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Elected officials must let conscience guide them

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Editor: A common complaint voiced in a number of letters to the editors of all three SVG weekly newspapers is the perception that elected representatives are not sufficiently accessible to, or do not persuasively represent the views and concerns of, their various constituents. {{more}}

It is likely a valid concern, attributable, at least in part, to the fact that they are required to expend considerable time on ministerial duties that may only tangentially reflect the most critical issues facing the specific voters that elected them. The new constitution may or may not help resolve this aspect of the elected representatives divided loyalties.

Another contributing factor is the expected undivided and unquestioned support for every policy and bill supported by his or her respective party leader. Elected Parliamentarians’ lemming-like support for their party leader, no matter what their conscience, private convictions, or their constituents’ concerns may dictate, cannot be in the best interests of the future social and economic development of this country and everyone knows this.

Every voter has the right to expect that the men and women they elect to represent their issues and concerns, and to formulate and advocate solutions to the same, will do just that, in each and every debate and discussion that takes place in Parliament.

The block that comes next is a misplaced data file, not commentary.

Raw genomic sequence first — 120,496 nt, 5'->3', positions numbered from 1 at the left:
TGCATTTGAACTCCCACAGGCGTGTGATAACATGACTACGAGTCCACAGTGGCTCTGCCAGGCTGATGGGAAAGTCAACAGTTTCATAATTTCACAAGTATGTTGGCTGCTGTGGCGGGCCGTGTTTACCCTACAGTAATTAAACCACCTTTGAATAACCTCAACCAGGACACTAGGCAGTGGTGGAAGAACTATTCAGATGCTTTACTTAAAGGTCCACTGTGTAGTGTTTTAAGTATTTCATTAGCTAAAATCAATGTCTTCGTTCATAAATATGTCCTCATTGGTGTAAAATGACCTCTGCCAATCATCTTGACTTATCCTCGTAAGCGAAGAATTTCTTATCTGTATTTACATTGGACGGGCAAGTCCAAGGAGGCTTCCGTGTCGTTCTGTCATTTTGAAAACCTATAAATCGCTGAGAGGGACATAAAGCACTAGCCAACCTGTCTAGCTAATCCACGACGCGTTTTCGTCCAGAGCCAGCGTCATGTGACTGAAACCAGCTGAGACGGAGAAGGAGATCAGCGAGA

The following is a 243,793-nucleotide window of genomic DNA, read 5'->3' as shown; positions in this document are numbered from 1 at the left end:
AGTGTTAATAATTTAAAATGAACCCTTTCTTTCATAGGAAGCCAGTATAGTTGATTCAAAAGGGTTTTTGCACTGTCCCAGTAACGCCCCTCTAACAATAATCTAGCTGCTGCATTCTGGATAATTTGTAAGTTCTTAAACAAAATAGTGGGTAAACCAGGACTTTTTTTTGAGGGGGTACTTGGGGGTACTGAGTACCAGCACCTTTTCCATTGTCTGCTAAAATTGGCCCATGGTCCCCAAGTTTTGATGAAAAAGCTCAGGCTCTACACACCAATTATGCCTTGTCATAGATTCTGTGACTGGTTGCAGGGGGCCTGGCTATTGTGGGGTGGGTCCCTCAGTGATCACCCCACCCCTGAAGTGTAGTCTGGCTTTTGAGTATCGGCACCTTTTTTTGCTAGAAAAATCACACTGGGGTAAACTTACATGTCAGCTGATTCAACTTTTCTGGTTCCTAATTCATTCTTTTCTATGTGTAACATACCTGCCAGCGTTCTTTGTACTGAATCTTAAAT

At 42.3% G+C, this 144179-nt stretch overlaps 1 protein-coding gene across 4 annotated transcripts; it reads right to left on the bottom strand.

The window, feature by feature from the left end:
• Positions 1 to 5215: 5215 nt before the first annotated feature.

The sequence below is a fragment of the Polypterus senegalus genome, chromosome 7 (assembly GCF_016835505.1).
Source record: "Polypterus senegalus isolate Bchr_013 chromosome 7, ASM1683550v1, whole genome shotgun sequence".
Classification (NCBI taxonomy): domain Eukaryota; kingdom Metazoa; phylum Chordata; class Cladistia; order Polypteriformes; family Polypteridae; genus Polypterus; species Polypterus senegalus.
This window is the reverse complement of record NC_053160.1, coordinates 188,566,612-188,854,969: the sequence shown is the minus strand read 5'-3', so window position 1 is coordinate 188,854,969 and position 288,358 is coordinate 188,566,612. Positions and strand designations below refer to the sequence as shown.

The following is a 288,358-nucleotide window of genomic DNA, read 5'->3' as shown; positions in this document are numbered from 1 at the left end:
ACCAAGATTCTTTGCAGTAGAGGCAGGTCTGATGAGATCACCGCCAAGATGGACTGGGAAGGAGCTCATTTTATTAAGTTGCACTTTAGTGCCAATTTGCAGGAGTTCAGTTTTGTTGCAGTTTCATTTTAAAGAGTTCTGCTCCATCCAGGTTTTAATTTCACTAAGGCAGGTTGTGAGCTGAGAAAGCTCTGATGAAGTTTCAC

We all know that does not happen. We all want to believe that the major focus of the representative we voted for will be on problems and concerns that face our community. If that is not the case, then government is a charade.

The particular and peculiar problems and needs of each constituency are different: sometimes they may be similar enough in some respects to effect temporary alliances between adversaries and create strange bedfellows, even between members of opposing parties, while at the same time disaffecting some members of their own party. Debates and votes should reflect that.

Undeniably, there are occasions when overriding national concerns must take precedence over the narrower interests of particular communities. Then elected members of Parliament must take their stand accordingly and then be obligated to take especial care to explain to, and inform their constituents as to why they may seem to have voted contrary to the perceived majority interests of their specific electorate.

Anything less is political duplicity and cannot help but undermine the faith of the people in their government and further cynicism and contempt for the political process.

A new constitution may assist in encouraging solutions to some of these concerns, but no government is any better than the people elected to office.

Bad men can subvert the best system; good men can salvage and elevate the worst system. A nation of sheep will beget a government of wolves.

HJA

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